Winter days on Baldy Hill can be cold and bleak, for sure. The sky has been predominately gray since we started the new year, and we’ve awoken to snow and ice and frigid temperatures most mornings. But we’ve done our best to keep warm, the wood stove our endearing friend, and make the most of these quiet, reflective days.
Our Ameraucanas (and occasionally an Orpington) are still producing enough eggs to keep us happy, so I’ve regularly been making vegetable tarts — this one was made with garlic scapes, broccoli, red pepper and the last of the NYE’s goat cheese. A steady stream of birds have been visiting our feeders as well. Among the usual visitors — chickadees, cardinals, downy woodpeckers, tufted titmice, sparrows, bluejays, starlings, nuthatches, a Carolina wren — a stunning pair of red-bellied woodpeckers stop by several times a day. I’ve heard that they can often dominate feeders, but this pair shows none of that behavior, patiently waiting their turn at the suet.
Although we’ve yet to reach winter’s midpoint, the light has begun to shift toward spring. We note the difference where the sun rays hit the dining table in the morning. My trip to bring in the chickens in the evening is fifteen minutes later than a couple weeks ago. Winter break from school ends next week and the spring semester begins. The seed catalogs pile up and garden planning begins.
But I don’t rush the days toward the next season. In fact, during this holiday, I have consciously slowed down, limited distractions, and focused on one task at a time. I’m not stressing about what doesn’t get done today, as I’m learning to be more realistic about what I can do in a single set of waking hours. I know I’m not alone in coming to the realization that doing, doing, doing all the time is no good, not to mention that doing less often miraculously results in producing more — more fulfilling, happier days. 🙂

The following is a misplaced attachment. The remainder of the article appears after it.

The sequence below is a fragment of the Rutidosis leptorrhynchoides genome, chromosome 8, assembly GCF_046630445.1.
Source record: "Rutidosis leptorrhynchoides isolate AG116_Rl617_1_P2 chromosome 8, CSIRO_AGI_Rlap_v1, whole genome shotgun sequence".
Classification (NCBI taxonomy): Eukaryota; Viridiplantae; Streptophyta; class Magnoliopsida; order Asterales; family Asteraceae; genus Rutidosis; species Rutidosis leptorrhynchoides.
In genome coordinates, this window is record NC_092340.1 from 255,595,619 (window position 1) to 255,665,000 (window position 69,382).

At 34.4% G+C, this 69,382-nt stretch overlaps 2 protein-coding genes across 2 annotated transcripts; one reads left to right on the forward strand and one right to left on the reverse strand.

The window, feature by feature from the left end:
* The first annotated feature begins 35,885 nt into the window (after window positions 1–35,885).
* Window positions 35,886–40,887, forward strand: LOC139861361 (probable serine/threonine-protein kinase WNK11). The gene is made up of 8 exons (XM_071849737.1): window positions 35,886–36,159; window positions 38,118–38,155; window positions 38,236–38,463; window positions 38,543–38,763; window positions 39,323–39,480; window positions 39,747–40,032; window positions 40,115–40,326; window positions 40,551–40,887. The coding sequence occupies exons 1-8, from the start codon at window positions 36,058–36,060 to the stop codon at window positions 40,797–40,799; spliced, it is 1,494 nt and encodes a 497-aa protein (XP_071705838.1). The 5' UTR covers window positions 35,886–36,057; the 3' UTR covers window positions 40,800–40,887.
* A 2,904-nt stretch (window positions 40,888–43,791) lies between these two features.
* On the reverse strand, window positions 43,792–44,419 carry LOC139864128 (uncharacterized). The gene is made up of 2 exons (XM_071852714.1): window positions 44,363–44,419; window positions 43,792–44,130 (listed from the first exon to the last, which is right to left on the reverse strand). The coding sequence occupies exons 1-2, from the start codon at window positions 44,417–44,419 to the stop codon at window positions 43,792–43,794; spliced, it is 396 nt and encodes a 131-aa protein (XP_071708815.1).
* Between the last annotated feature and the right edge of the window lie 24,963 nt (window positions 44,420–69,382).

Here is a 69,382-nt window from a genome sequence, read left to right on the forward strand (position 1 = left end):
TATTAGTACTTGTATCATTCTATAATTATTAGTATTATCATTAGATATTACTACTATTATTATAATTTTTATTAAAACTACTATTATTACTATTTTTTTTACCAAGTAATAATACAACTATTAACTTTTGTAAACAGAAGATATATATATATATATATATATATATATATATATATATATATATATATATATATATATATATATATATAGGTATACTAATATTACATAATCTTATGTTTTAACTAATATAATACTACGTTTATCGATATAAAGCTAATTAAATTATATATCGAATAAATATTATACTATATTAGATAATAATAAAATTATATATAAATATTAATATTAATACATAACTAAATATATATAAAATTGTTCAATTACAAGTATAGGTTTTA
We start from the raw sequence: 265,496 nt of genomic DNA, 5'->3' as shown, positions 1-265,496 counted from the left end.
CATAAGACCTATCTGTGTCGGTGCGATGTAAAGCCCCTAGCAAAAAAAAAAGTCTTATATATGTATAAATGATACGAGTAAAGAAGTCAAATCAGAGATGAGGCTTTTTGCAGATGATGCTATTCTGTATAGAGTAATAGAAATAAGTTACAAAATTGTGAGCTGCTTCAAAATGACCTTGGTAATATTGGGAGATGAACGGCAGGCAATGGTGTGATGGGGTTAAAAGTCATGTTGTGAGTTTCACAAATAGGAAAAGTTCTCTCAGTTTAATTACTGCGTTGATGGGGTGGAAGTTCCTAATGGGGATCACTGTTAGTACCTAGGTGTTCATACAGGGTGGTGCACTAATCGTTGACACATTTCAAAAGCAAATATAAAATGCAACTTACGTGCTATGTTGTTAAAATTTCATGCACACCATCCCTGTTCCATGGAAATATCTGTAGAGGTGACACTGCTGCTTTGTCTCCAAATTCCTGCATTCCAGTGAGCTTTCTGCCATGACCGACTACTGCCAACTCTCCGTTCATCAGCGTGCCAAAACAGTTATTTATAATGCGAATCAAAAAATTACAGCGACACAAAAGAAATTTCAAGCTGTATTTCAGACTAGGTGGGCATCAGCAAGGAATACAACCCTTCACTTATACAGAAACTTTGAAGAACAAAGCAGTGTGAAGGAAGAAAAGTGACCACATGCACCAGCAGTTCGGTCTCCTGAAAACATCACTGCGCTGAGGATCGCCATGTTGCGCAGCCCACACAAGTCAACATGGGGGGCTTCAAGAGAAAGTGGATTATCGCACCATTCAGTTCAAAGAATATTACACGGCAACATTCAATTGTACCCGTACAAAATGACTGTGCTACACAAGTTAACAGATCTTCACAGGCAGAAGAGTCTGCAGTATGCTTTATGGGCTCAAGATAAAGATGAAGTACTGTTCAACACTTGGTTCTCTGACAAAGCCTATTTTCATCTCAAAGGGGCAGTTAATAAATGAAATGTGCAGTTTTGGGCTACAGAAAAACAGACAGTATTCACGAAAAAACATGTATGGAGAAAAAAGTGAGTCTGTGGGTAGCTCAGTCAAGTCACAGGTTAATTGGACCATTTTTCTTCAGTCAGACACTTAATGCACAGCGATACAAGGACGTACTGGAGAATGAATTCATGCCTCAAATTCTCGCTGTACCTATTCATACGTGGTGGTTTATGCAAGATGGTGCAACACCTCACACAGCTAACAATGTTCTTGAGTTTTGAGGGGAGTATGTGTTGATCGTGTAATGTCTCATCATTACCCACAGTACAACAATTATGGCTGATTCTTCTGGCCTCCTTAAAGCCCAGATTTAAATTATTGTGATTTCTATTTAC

We made it! A brand new year, 365 days, waiting for us to make into something that’s uniquely ours. I love this day and its traditions. I look forward to the annual burning ceremony, the start of a new gratitude jar, and of course the food! Although not particularly superstitious, I do like to fill myself with as much good luck food as possible on New Years Day. Breakfast was a bagel (round food, shaped like coins = prosperity), and then lunch featured a melange of cultural traditions: long noodles for long life and sauerkraut, peas, and carrot coins, all again for prosperity.
James had to work, so his traditional PA Dutch new years meal of pork (fatty meat to ensure plenty to eat all year long) and sauerkraut simmered in the slow cooker all afternoon. For my own vegetarian dinner, I had another cultural mishmash of lentils (their coin-like appearance is to bring more wealth) and collard greens with hot sauce.
If nothing else, we at least start the new year with happy bellies. 🙂
Today also marks the last day of Holidailies 2016. Many thanks to all who stopped by my blog space during the past month, as well as to the organizers of this annual holiday tradition. I wish you all peace and joy and hope to see you again here soon!